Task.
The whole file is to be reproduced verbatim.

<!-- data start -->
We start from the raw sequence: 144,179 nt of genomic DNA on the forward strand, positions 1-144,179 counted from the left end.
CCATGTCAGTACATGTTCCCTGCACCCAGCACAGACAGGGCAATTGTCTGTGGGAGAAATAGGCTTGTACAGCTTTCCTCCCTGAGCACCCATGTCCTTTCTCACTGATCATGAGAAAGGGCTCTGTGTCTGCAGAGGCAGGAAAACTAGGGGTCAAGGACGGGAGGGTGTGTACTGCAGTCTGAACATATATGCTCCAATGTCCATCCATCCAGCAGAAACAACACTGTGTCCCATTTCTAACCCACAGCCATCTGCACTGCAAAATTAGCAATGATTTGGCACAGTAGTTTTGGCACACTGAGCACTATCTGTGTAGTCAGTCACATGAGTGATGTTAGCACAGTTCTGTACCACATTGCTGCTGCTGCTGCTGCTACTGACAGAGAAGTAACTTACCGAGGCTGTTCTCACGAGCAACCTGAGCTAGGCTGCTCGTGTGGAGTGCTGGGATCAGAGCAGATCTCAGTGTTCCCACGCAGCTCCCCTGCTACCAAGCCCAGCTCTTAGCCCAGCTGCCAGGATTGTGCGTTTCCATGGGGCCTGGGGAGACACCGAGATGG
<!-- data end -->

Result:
We start from the raw sequence: 144,179 nt of genomic DNA on the forward strand, positions 1-144,179 counted from the left end.
CCATGTCAGTACATGTTCCCTGCACCCAGCACAGACAGGGCAATTGTCTGTGGGAGAAATAGGCTTGTACAGCTTTCCTCCCTGAGCACCCATGTCCTTTCTCACTGATCATGAGAAAGGGCTCTGTGTCTGCAGAGGCAGGAAAACTAGGGGTCAAGGACGGGAGGGTGTGTACTGCAGTCTGAACATATATGCTCCAATGTCCATCCATCCAGCAGAAACAACACTGTGTCCCATTTCTAACCCACAGCCATCTGCACTGCAAAATTAGCAATGATTTGGCACAGTAGTTTTGGCACACTGAGCACTATCTGTGTAGTCAGTCACATGAGTGATGTTAGCACAGTTCTGTACCACATTGCTGCTGCTGCTGCTGCTACTGACAGAGAAGTAACTTACCGAGGCTGTTCTCACGAGCAACCTGAGCTAGGCTGCTCGTGTGGAGTGCTGGGATCAGAGCAGATCTCAGTGTTCCCACGCAGCTCCCCTGCTACCAAGCCCAGCTCTTAGCCCAGCTGCCAGGATTGTGCGTTTCCATGGGGCCTGGGGAGACACCGAGATGG